The financial gap between the haves and have-nots may still be widening, but football's ever-rising profile at the highest level is having a beneficial effect throughout the game.
Contrary to a widespread view that public interest has been focusing on the FA Carling Premiership at the expense of other areas of the game, the rise in attendances this season is down entirely to the Nationwide League.
On the evidence of the season so far, the professional game in England and Wales is poised to enjoy its biggest percentage increase in league gates for 40 years.
With 20 per cent of the season's league matches played, attendance figures for the Premiership and Nationwide League show that gates are on course to reach a season's total of 24.5 million, an increase of 1.7m on last year and the highest figure for 18 years.
The figures, compiled exclusively for the Independent, show that the Nationwide League is set to welcome through its turnstiles its highest number of supporters for more than a quarter of a century.
Premiership gates are marginally down on last year, but the Nationwide League First Division is heading for a total attendance of 8.4m, which would be the highest since the 1959-60 season and an increase of more than 20 per cent on last year. Only 12 years ago, the total for the Second Division (now the First Division) was 3.6m, less than half this season's projected figure.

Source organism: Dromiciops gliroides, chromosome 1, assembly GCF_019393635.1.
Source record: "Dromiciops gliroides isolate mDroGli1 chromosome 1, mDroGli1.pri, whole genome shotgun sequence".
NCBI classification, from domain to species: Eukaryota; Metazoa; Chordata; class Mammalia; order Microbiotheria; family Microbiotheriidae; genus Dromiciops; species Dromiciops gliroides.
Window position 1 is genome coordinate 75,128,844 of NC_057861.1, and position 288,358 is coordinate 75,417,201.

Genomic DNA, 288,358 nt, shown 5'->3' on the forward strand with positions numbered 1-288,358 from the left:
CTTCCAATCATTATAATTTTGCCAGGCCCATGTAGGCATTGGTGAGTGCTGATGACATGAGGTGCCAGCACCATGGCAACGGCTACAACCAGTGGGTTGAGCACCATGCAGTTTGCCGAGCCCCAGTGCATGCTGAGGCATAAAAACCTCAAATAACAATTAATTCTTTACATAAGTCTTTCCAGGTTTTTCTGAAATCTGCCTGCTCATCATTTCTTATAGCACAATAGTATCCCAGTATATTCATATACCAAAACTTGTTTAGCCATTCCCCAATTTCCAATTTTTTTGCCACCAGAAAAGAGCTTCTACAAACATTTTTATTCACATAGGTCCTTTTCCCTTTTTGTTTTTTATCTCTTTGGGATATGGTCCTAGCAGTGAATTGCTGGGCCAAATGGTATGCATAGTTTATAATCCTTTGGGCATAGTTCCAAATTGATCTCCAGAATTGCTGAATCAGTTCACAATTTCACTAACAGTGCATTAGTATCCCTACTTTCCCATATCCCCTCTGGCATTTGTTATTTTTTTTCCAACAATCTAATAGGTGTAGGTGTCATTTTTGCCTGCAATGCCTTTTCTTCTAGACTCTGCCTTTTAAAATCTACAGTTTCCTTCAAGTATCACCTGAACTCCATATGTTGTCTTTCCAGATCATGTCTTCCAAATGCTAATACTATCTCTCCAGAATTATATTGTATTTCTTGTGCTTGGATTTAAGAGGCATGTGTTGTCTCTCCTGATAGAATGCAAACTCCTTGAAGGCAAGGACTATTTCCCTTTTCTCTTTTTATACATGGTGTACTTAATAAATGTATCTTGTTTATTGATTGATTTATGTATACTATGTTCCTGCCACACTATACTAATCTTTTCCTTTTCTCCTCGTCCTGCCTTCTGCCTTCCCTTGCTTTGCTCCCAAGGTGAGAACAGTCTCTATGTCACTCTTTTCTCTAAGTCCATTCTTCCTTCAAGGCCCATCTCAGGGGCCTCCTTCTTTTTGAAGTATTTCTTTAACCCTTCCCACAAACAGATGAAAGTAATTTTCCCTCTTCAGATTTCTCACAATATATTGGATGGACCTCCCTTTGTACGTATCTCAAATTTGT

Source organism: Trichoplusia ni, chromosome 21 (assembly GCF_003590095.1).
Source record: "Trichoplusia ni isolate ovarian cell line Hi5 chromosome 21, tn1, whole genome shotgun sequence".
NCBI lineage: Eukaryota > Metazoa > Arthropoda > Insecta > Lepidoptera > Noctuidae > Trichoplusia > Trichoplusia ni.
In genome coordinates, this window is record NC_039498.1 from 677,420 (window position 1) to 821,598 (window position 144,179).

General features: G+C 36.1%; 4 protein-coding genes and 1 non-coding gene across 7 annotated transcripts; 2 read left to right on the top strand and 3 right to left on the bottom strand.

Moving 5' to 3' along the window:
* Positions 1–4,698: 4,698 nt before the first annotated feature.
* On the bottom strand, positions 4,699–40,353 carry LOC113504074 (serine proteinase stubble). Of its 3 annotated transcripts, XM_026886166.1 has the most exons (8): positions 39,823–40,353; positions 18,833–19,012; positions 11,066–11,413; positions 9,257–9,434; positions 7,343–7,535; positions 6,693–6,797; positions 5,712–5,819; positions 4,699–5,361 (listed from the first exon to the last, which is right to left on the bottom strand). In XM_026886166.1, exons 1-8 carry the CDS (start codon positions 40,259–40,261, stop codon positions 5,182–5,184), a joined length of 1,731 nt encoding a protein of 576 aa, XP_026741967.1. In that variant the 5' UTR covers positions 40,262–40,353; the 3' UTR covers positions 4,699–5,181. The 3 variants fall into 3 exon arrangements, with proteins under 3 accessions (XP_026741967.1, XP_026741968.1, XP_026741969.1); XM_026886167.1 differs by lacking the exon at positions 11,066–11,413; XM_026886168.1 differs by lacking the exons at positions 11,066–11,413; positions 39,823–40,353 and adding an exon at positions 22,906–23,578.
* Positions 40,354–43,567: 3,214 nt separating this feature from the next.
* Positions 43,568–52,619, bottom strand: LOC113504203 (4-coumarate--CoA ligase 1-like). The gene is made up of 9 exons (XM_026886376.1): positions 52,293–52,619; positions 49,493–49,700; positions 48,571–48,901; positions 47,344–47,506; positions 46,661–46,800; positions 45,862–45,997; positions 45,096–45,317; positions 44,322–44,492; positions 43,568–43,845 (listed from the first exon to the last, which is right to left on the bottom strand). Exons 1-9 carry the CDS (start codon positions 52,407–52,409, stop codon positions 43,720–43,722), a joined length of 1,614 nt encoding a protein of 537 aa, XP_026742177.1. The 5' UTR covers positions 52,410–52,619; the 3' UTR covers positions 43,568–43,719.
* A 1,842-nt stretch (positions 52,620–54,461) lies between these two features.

While the three clubs relegated from the Premiership - Sunderland, Middlesbrough and Nottingham Forest - have provided a significant boost to First Division attendances, other clubs are showing significant increases, with 18 of the division's 24 clubs enjoying higher gates. In the Second Division 19 of the 24 clubs are showing an increase, as are 14 of the Third Division's 24 members.
The figures buck other major trends in the game, which have seen more and more emphasis placed on the Premiership. This year's annual report by Deloitte & Touche showed that the financial gap between the Premier League and Nationwide League has continued to widen with the Premier League now accounting for two thirds of the game's revenue. Combined with the "Bosman" ruling, which has cut the amount of transfer fees going into the lower divisions, this appeared to spell doom for smaller clubs, but the attendance figures will give encouragement.
Although outside factors may have had an influence - the feel-good factor since the election, extra cash in pockets thanks to building society flotations, and even the Indian summer - these are unlikely to account for the majority of the increase. The game's growing popularity stems largely from the Premiership's rising profile, helped by the recruitment of many of the world's best players thanks to television money.
Part of the reason for the increase in Nationwide League gates is undoubtedly the difficulty many fans find in buying tickets for Premiership matches: 10 of the Premiership's 20 clubs consistently fill their grounds. Clubs have also been making great efforts with community schemes, family spectator areas and offers of cheap tickets, while the decline of hooliganism has probably been the biggest factor of all. A post-war low total attendance figure of 16.5m was reached in the 1985-86 season, which followed one of the worst summers in the game's history with the Heysel Stadium disaster and the Bradford fire.
Although the switch to all-seat stadiums in the wake of the Taylor Report has restricted capacities, gates have steadily risen as hooliganism has declined and grounds have become safer and more comfortable.
l Research by Brian SearsReuse content